It wouldn’t be a new version of Windows without at least a few entirely bewildering decisions on Microsoft’s part, but this one’s a high speed collision of face and palm even by the standards of the company behind Windows 8. In a nutshell, there’s this feature in Windows 10 which will automatically share your wifi passwords with any and all Outlook, Skype and Facebook contacts who also use Win 10. Or, were they to manually enter your password into their Win 10 device, it would by default be treated as ‘their’ network and shared with their contacts. In other words, be vigilant – otherwise you’ll end up with Kevin Bacon using your internet connection whenever he wardrives past your house.
I can entirely understand why someone thought this feature, known as WiFI Sense, was a good idea. How many times you done that awkward dance where you go to a friend’s house and want to use their wifi, so he’s upstairs with the router, trying to bend the cable further than it will go so he can see the sticker on the back, and shouting “X94 no sorry X49” down to you, then it takes twelve goes and you still don’t get anywhere?
WiFI Sense is intended to take the pain out of this: you go to your mate’s house and your Windows 10 laptop/tablet immediately hops online because the password’s been shared via MS’ servers. Your password won’t be shown to anyone – visitors’ PCs are invisibly sent it automatically, wreathed in encryption. Also, the only thing they get automatically is internet access: you’ll have to consciously intervene if you want them to have access to other devices and folders on the network too. In theory.
In theory, lovely. In practice – Microsoft have, somewhere, an enormous database full of people’s passwords. Sure it’s encrypted, but recent history shows that this isn’t the impediment to hackers that one would hope. Possibly even more worrying is that, in its current form, WiFI Sense offers no fine control over who passwords are shared with. So if you click the Facebook share option, it goes to everyone you have on Facebook. So that annoying guy you accepted the invite from because you didn’t want to upset him might in turn, unknowingly or otherwise, wind up sharing your password with his contacts from /r/makingpeoplesliveshellisfunnylol.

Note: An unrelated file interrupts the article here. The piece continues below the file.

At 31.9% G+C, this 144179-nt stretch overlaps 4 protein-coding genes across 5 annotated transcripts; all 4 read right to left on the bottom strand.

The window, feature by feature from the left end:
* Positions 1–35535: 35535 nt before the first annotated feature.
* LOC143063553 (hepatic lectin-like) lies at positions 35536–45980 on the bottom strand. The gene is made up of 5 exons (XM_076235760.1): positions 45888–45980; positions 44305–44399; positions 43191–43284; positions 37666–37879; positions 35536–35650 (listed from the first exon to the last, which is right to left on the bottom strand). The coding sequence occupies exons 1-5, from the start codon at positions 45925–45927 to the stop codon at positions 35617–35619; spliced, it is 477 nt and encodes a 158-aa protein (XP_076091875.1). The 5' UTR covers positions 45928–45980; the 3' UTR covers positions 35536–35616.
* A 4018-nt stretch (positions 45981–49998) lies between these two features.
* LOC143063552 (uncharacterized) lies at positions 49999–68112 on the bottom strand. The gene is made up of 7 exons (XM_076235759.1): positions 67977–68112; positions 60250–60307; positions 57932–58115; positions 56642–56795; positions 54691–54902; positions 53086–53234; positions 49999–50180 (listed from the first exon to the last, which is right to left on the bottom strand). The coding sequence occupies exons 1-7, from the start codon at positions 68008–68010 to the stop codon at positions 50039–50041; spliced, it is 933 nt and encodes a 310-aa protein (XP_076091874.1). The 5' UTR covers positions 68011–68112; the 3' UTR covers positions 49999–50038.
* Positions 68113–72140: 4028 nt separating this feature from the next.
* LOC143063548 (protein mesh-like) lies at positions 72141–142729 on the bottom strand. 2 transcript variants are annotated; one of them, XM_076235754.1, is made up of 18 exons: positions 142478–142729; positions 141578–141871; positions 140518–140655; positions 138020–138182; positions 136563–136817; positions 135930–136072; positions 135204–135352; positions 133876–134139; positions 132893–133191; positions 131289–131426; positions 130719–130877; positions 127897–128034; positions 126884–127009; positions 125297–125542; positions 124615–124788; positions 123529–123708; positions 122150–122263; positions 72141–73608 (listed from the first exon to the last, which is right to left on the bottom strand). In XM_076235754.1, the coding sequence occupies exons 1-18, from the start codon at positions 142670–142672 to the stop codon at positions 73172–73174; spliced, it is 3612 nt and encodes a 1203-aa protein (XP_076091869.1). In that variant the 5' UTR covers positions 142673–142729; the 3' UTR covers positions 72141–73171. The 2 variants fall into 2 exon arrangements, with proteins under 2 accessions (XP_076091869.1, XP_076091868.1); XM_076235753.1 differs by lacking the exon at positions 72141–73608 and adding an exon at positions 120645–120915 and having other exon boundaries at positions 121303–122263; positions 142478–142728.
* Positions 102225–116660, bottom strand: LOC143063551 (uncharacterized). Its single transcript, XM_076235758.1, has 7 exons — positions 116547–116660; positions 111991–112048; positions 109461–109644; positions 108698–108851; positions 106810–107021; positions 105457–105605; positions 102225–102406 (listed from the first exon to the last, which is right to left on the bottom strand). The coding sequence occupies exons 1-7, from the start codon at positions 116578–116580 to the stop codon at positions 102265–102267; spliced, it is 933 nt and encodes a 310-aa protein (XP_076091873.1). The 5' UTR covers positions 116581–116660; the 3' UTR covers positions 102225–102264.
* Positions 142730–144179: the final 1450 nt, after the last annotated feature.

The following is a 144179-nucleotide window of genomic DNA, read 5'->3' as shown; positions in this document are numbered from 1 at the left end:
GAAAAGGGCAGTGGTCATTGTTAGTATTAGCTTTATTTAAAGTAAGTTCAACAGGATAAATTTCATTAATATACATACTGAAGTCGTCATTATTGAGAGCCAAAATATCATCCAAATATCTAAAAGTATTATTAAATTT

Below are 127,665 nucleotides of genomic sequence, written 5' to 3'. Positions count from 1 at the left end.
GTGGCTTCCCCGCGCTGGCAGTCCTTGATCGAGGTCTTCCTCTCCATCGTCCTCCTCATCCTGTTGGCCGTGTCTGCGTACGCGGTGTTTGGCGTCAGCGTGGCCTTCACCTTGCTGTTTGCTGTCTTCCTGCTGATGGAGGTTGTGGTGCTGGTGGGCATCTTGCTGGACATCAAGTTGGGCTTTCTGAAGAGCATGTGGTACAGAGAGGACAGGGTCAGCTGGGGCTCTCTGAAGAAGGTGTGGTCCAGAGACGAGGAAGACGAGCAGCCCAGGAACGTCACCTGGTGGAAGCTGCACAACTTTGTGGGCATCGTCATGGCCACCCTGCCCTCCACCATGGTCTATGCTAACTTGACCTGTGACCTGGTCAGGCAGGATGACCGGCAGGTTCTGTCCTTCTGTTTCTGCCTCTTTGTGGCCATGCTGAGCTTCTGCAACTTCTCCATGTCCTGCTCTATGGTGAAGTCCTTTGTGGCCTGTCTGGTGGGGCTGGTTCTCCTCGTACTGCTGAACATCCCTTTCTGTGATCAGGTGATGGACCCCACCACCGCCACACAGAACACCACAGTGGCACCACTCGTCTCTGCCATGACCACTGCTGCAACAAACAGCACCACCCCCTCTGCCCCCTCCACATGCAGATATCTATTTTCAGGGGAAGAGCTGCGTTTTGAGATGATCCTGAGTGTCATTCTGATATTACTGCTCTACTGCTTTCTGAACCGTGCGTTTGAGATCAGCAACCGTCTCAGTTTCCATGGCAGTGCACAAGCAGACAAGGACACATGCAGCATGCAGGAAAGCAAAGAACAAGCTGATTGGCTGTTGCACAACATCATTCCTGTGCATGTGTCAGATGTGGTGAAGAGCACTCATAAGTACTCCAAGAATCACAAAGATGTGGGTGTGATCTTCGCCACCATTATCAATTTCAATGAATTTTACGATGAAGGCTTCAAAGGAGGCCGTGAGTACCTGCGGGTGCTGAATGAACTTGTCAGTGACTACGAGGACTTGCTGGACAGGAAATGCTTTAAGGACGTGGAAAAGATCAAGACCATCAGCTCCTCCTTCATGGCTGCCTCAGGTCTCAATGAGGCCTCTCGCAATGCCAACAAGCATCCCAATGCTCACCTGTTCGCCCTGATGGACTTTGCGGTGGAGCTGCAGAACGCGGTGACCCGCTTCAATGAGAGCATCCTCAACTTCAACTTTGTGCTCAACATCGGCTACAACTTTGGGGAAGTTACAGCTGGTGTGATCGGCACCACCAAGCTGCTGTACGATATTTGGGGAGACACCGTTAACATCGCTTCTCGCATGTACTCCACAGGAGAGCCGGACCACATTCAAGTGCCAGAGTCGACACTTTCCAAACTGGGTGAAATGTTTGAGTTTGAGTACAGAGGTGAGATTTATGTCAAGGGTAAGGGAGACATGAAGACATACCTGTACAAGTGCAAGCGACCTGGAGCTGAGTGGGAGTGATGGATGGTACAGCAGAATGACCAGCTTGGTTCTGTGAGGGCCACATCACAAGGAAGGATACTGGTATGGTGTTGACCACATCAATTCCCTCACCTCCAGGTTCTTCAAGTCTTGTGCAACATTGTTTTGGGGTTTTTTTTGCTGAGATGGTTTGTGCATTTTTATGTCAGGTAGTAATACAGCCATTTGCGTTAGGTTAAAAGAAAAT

WiFi Sense doesn’t share your password with friends of friends, so it’s not going to be passed infinitely around the globe. However, if a visitor manually enters your password into their Windows 10 PC – maybe because you told them, maybe because they secretly wrote it down while you were having a wee – that will then be shared with their Facebook, Outlook and Sype contacts unless they’ve expressly said otherwise. This means that, abstractly, perfect strangers will have access to your network. Manually entering WiFi password is and will likely remain the default means of sharing networks for the forseeable, so this is hardly an unlikely scenario. Granted, said strangers finding your address – or even knowing to – is less plausible, but it does mean your password might end up out there on any number of unknown computers, which is an uncomfortable thought given the relative regularity with which big firms get hacked these days.
There’s also some handwringing about this system giving Microsoft some degree of access to your Facebook contacts, which isn’t info everyone wants other large corporations to have.
Insult to theoretical injury, Microsoft don’t exactly go out of their way to tell you that they’re doing this, so if you agree to Express Settings when installing or updating to Windows 10, WiFI sense is silently turned on for you. Realistically, the risks are small and yet to be proven, but this shouldn’t be something we all unknowingly agree to, or something that only tech-savvy PC users are aware of or understand.
How To Turn Wifi Sense Off
Basically, you should probably turn WiFI Sense off until you’re sure you’re 100% comfortable with it, or an update with more granular settings is released. To do that, go to Settings – Network & Internet – Manage WiFi Settings and turn off as much as concerns you. You can either wholesale block WiFi Sense, which means you won’t automatically connect to chums’ networks yourself, or just prevent Windows 10 from sharing your own networks with others. There’s also an option to automatically connect to suggested open networks, while also strikes me as something which could be abused were anyone to work out how to hack Microsoft.
What that won’t stop is friends who do have WiFi Sense turned on from sharing your password with the various thieves and murderers in their own Facebook contacts in the event they manually entered it into their PC. There is a convoluted means of preventing this, but it’s ridiculous that Microsoft don’t offer an option within Windows 10’s own WiFI Sense settings, to be honest. Let’s hope there’ll be an update to tighten up controls.
Here’s what you need to do for now, anyway: add ‘_optout’ to the end of your wifi network’s SSID/name. You’ll need to fiddle with your router settings for that, so refer to its manual if you don’t know how. Once that’s done, your friends’ Windows 10 devices won’t then share your network on with anyone else, regardless of WiFI Sense settings. You can also request that they uncheck the ‘Share network with my contacts’ box when they’re entering your password, but that requires both memory and trust.
Conversely, this official FAQ will tell you how to use WiFi Sense if all this sounds jolly hockeysticks to you.
Of course, Windows 10 isn’t actually released until tomorrow, so all is subject to change. However, the build available to anyone via Windows Insider is the one released to manufacturers, so WiFi Sense in its current form is a finished feature rather than a buggy one. We’ll just have to see if Microsoft update it as a result of the current web-wide palaver.